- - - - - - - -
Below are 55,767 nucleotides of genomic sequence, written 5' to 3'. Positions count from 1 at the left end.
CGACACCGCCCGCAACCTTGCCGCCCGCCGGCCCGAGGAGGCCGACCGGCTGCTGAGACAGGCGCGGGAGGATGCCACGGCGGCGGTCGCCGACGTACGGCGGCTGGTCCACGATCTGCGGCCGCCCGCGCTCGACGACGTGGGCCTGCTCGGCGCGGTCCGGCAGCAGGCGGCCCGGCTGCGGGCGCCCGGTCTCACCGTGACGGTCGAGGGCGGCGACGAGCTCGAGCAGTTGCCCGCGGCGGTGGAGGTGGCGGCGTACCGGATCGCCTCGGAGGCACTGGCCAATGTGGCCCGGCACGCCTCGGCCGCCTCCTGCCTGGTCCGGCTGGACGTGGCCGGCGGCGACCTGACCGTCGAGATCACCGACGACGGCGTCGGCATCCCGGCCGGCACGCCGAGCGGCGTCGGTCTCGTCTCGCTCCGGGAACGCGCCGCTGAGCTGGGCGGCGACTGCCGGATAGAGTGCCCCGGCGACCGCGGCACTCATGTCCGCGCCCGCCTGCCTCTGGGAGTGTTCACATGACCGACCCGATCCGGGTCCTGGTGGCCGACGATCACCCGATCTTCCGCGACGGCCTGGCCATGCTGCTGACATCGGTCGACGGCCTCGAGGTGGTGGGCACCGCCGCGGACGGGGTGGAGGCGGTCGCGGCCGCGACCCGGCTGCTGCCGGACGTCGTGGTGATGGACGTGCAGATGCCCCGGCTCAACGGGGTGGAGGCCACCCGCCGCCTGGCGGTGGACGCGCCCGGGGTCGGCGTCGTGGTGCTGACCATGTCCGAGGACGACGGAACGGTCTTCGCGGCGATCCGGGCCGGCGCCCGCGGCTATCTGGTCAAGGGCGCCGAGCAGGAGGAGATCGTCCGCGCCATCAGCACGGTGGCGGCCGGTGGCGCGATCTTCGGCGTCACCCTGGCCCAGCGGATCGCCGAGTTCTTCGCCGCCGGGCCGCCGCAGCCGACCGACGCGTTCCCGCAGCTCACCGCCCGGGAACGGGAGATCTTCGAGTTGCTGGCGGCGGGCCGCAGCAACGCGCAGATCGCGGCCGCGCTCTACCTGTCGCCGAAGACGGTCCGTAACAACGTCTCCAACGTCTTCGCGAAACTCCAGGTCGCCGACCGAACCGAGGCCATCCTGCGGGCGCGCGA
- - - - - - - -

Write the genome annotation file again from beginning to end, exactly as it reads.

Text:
Below are 55,767 nucleotides of genomic sequence, written 5' to 3'. Positions count from 1 at the left end.
CGACACCGCCCGCAACCTTGCCGCCCGCCGGCCCGAGGAGGCCGACCGGCTGCTGAGACAGGCGCGGGAGGATGCCACGGCGGCGGTCGCCGACGTACGGCGGCTGGTCCACGATCTGCGGCCGCCCGCGCTCGACGACGTGGGCCTGCTCGGCGCGGTCCGGCAGCAGGCGGCCCGGCTGCGGGCGCCCGGTCTCACCGTGACGGTCGAGGGCGGCGACGAGCTCGAGCAGTTGCCCGCGGCGGTGGAGGTGGCGGCGTACCGGATCGCCTCGGAGGCACTGGCCAATGTGGCCCGGCACGCCTCGGCCGCCTCCTGCCTGGTCCGGCTGGACGTGGCCGGCGGCGACCTGACCGTCGAGATCACCGACGACGGCGTCGGCATCCCGGCCGGCACGCCGAGCGGCGTCGGTCTCGTCTCGCTCCGGGAACGCGCCGCTGAGCTGGGCGGCGACTGCCGGATAGAGTGCCCCGGCGACCGCGGCACTCATGTCCGCGCCCGCCTGCCTCTGGGAGTGTTCACATGACCGACCCGATCCGGGTCCTGGTGGCCGACGATCACCCGATCTTCCGCGACGGCCTGGCCATGCTGCTGACATCGGTCGACGGCCTCGAGGTGGTGGGCACCGCCGCGGACGGGGTGGAGGCGGTCGCGGCCGCGACCCGGCTGCTGCCGGACGTCGTGGTGATGGACGTGCAGATGCCCCGGCTCAACGGGGTGGAGGCCACCCGCCGCCTGGCGGTGGACGCGCCCGGGGTCGGCGTCGTGGTGCTGACCATGTCCGAGGACGACGGAACGGTCTTCGCGGCGATCCGGGCCGGCGCCCGCGGCTATCTGGTCAAGGGCGCCGAGCAGGAGGAGATCGTCCGCGCCATCAGCACGGTGGCGGCCGGTGGCGCGATCTTCGGCGTCACCCTGGCCCAGCGGATCGCCGAGTTCTTCGCCGCCGGGCCGCCGCAGCCGACCGACGCGTTCCCGCAGCTCACCGCCCGGGAACGGGAGATCTTCGAGTTGCTGGCGGCGGGCCGCAGCAACGCGCAGATCGCGGCCGCGCTCTACCTGTCGCCGAAGACGGTCCGTAACAACGTCTCCAACGTCTTCGCGAAACTCCAGGTCGCCGACCGAACCGAGGCCATCCTGCGGGCGCGCGA